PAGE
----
The worldwide statistics reported by World Health Organization highlight that stroke is the third leading cause of death and about 15 million people suffer stroke worldwide each year . Of these, 5 million are permanently disabled needing long time assistance and only 5 million are considered socially integrated after recovering. Recovering from a stroke is a difficult and long process that requires patience, commitment, and access to various assistive technologies and special devices. Rehabilitation is an important part of recovering and helps the patient to keep abilities or gain back lost abilities in order to become more independent. Taking into account the depression installed after stroke, it is very important for a patient to benefit from an efficient and fast rehabilitation program followed by a quick return to community living . In the last decade, many research groups are focused on motor, cognitive, or speech recovery after stroke like Stroke Centers from Johns Hopkins Institute , ENIGMA-Stroke Recovery , or StrokeBack Consortium funded by European Union’s Seventh Framework Programme . Important ICT companies bring a major contribution to the development of technologies and equipment that can be integrated into rehabilitation systems. For example, Stroke Recovery with Kinect is a research project to build an interactive and home-rehabilitation system for motor recovery after a stroke based on Microsoft Kinect technology .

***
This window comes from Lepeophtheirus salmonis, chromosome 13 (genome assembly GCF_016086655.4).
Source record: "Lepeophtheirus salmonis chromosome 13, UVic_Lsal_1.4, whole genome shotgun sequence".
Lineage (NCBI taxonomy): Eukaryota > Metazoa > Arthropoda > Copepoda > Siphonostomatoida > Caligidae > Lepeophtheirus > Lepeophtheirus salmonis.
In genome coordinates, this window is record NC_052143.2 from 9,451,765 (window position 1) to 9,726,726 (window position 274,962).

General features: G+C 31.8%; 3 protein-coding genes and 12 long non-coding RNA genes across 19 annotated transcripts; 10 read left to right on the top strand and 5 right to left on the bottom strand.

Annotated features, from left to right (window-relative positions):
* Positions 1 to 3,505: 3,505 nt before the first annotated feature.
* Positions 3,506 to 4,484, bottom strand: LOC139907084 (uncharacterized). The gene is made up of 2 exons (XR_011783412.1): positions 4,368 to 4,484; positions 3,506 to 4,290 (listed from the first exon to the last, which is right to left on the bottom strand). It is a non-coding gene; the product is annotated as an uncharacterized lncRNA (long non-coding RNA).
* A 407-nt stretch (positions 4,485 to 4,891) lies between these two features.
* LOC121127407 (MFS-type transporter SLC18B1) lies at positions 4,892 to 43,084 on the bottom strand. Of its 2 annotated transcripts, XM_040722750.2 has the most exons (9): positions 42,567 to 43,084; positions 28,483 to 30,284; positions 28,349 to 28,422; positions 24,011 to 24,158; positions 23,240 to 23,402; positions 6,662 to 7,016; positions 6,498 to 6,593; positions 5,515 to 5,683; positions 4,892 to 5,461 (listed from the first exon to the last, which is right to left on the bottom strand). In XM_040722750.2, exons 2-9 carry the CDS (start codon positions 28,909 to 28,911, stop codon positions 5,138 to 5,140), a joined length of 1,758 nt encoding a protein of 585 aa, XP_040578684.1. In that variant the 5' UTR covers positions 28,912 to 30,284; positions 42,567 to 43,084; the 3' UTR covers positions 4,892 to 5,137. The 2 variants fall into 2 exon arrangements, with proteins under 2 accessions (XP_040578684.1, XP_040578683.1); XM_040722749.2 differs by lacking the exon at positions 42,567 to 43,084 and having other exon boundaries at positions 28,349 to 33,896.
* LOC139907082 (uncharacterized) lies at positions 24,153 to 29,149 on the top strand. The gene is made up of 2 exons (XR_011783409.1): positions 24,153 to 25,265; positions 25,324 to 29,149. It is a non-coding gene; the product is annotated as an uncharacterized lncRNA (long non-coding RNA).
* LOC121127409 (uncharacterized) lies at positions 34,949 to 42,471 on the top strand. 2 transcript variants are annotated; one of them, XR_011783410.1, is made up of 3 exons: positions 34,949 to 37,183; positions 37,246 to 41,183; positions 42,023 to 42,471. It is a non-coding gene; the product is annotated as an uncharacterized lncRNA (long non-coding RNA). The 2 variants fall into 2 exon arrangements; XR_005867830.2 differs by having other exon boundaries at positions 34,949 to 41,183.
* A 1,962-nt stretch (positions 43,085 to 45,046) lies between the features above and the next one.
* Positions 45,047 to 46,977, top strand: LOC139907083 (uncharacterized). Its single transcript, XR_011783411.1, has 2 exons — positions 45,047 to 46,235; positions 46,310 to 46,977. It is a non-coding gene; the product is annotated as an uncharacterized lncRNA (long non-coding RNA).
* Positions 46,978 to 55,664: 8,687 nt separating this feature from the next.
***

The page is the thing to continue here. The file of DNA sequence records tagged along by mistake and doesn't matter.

In the last years, the virtual reality (VR) applications received a boost in development due to VR headset prices that dropped below $1000, allowing them to become a mass-market product . The VR was and still is especially used for military training or video games to provide some sense of realism and interaction with the virtual environment to its users . Now it attracts more and more the interest of physicians and therapist which are exploring the potential of VR headset and augmented reality (AR) to improve the neuroplasticity of the brain, to be used in neurorehabilitation and treatment of motor/mental disorders . However, considering the diversity of interventions and methods used, there is no evidence that VR therapy alone can be efficacious compared with other traditional therapies for a particular type of impairment . This does not mean that the potential of VR was overestimated and the results are not the ones that were expected. The VR therapy must be complemented with other forms of rehabilitation technologies like robotic therapy, brain computer interface (BCI) and functional electrical stimulation (FES) therapy, and nevertheless traditional therapy to provide a more targeted approach .
SaeboVR is a virtual rehabilitation system exclusively focusing on activities of daily living and uses a virtual assistant that appears on the screen to educate and facilitate performance by providing real-time feedback . The neurotechnology company MindMaze has introduced MindMotion PRO, a 3D virtual environment therapy for upper limb neurorehabilitation incorporating virtual reality-based physical and cognitive exercise games into stroke rehabilitation programs . At New York Dynamic Neuromuscular Rehabilitation, the CAREN (Computer Assisted Rehabilitation Environment) based on VR is currently used to treat patients poststroke and postbrains injuries . EVREST Multicentre has achieved remarkable results regarding the use of VR exercises in stroke rehabilitation .